But love, first learnd in a lady's eyes, Lives not alone immurd in the brain, But, with the motion of all elements, Courses as swift as thought in every power, And gives to every power a double power, Above their functions and their offices. It adds a precious seeing to the eye; A lover's eyes will gaze an eagle blind; A lover's ears will hear the lowest sound, When the suspicious head of theft is stopped: Love's feeling is more soft and sensible Than are the tender horns of cockled snails: Love's tongue proves dainty Baccus gross in taste. For valour, is not love a Hercules, Still climbing trees in the Hesperides? Subtle as Sphinx; as sweet and musical As bright Apollo's lute, strung with his hair; And when Love speaks, the voice of all the gods Makes heaven drowsy with the harmony. Never durst poet touch a pen to write Until his ink were tempered with Love's sighs.
There is a sacred horror about everything grand. It is easy to admire mediocrity and hills; but whatever is too lofty, a genius as well as a mountain, an assembly as well as a masterpiece, seen too near, is appalling. Every summit seems an exaggeration. Climbing wearies. The steepnesses take away one's breath; we slip on the slopes, we are hurt by the sharp points which are its beauty; the foaming torrents betray the precipices, clouds hide the mountain tops; mounting is full of terror, as well as a fall. Hence, there is more dismay than admiration. People have a strange feeling of aversion to anything grand. They see abysses, they do not see sublimity; they see the monster, they do not see the prodigy.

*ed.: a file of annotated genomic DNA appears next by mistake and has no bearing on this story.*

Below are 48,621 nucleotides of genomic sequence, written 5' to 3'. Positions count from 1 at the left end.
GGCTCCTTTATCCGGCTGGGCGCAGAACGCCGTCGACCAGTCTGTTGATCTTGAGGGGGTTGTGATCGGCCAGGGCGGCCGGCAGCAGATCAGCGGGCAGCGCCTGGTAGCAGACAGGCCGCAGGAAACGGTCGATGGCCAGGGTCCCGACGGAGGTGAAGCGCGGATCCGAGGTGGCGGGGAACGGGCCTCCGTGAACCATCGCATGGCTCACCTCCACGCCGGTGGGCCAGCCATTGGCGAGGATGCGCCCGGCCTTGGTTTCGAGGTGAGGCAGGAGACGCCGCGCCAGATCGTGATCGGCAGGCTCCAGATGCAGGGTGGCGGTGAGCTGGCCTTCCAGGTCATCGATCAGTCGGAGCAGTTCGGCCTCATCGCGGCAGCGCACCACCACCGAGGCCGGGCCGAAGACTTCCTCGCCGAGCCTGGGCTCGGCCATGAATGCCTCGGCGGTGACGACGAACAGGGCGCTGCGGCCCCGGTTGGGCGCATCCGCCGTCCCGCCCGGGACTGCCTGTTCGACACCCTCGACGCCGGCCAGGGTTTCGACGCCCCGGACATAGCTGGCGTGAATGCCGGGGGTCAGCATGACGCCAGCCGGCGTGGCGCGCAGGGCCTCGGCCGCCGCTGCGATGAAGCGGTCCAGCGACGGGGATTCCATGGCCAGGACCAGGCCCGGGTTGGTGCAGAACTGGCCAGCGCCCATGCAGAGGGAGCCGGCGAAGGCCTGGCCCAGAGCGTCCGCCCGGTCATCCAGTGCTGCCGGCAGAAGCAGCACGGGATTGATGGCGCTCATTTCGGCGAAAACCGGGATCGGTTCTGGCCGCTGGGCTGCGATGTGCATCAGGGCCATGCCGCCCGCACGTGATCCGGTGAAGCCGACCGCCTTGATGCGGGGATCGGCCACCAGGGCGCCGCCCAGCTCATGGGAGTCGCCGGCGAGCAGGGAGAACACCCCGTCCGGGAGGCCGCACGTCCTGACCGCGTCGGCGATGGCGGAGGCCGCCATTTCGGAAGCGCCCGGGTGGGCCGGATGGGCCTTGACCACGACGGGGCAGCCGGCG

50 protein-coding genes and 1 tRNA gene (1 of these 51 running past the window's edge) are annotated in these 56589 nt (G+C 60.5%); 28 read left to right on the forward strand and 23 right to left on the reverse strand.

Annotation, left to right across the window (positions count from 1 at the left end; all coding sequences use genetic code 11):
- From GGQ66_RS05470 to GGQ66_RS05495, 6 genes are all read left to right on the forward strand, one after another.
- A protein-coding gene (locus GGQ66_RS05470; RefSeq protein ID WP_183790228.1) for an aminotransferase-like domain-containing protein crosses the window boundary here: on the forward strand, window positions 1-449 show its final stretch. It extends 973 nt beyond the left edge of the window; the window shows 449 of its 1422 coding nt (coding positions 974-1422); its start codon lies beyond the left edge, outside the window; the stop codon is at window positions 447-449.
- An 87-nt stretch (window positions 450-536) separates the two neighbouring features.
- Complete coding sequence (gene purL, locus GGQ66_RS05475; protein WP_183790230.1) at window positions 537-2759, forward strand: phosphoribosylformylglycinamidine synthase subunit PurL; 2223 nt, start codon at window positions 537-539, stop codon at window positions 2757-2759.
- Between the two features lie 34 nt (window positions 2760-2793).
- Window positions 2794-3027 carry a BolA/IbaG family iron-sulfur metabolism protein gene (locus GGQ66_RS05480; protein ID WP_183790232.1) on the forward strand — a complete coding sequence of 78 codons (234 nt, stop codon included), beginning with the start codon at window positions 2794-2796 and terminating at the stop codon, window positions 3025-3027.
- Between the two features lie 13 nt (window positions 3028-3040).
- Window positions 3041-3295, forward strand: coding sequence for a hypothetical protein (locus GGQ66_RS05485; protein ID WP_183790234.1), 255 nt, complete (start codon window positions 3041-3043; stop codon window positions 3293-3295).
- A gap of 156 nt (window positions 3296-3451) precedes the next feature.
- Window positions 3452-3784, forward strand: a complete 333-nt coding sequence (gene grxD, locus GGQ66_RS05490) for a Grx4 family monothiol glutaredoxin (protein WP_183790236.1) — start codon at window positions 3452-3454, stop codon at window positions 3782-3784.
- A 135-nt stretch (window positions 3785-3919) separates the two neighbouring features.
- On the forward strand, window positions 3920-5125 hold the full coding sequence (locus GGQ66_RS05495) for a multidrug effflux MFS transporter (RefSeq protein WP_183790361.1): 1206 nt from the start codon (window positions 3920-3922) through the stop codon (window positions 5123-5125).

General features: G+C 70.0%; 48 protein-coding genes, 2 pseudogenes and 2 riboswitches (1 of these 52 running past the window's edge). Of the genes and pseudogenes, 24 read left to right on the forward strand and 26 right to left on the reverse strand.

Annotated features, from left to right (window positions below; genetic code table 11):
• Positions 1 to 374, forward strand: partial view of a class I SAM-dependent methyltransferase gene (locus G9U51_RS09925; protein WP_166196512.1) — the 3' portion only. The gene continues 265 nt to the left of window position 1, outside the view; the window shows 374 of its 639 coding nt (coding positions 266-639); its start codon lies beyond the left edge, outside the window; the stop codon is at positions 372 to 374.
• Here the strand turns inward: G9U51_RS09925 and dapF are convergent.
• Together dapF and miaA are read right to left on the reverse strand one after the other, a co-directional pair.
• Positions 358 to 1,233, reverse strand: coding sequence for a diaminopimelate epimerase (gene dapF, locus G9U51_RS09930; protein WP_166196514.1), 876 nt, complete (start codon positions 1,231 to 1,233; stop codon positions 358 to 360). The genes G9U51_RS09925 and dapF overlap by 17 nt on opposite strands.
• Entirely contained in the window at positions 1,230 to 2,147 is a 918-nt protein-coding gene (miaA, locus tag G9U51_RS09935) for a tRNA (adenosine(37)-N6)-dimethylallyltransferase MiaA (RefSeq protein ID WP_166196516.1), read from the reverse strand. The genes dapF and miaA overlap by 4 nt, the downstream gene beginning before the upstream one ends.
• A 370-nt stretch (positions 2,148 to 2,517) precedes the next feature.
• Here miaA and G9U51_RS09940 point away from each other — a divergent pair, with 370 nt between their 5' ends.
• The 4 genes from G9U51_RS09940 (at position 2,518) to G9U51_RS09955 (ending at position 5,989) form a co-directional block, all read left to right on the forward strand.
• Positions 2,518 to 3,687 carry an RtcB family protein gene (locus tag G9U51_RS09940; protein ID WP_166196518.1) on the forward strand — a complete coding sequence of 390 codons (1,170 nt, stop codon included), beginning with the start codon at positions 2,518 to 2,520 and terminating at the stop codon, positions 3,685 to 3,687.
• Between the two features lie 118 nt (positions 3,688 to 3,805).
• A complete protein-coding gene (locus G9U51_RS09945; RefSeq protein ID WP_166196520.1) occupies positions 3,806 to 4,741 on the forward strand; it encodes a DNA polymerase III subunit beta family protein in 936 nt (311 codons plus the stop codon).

People ask me, 'What is the use of climbing Mount Everest?' and my answer must at once be, 'It is of no use.'There is not the slightest prospect of any gain whatsoever. Oh, we may learn a little about the behaviour of the human body at high altitudes, and possibly medical men may turn our observation to some account for the purposes of aviation. But otherwise nothing will come of it. We shall not bring back a single bit of gold or silver, not a gem, nor any coal or iron... If you cannot understand that there is something in man which responds to the challenge of this mountain and goes out to meet it, that the struggle is the struggle of life itself upward and forever upward, then you won't see why we go. What we get from this adventure is just sheer joy. And joy is, after all, the end of life. We do not live to eat and make money. We eat and make money to be able to live. That is what life means and what life is for.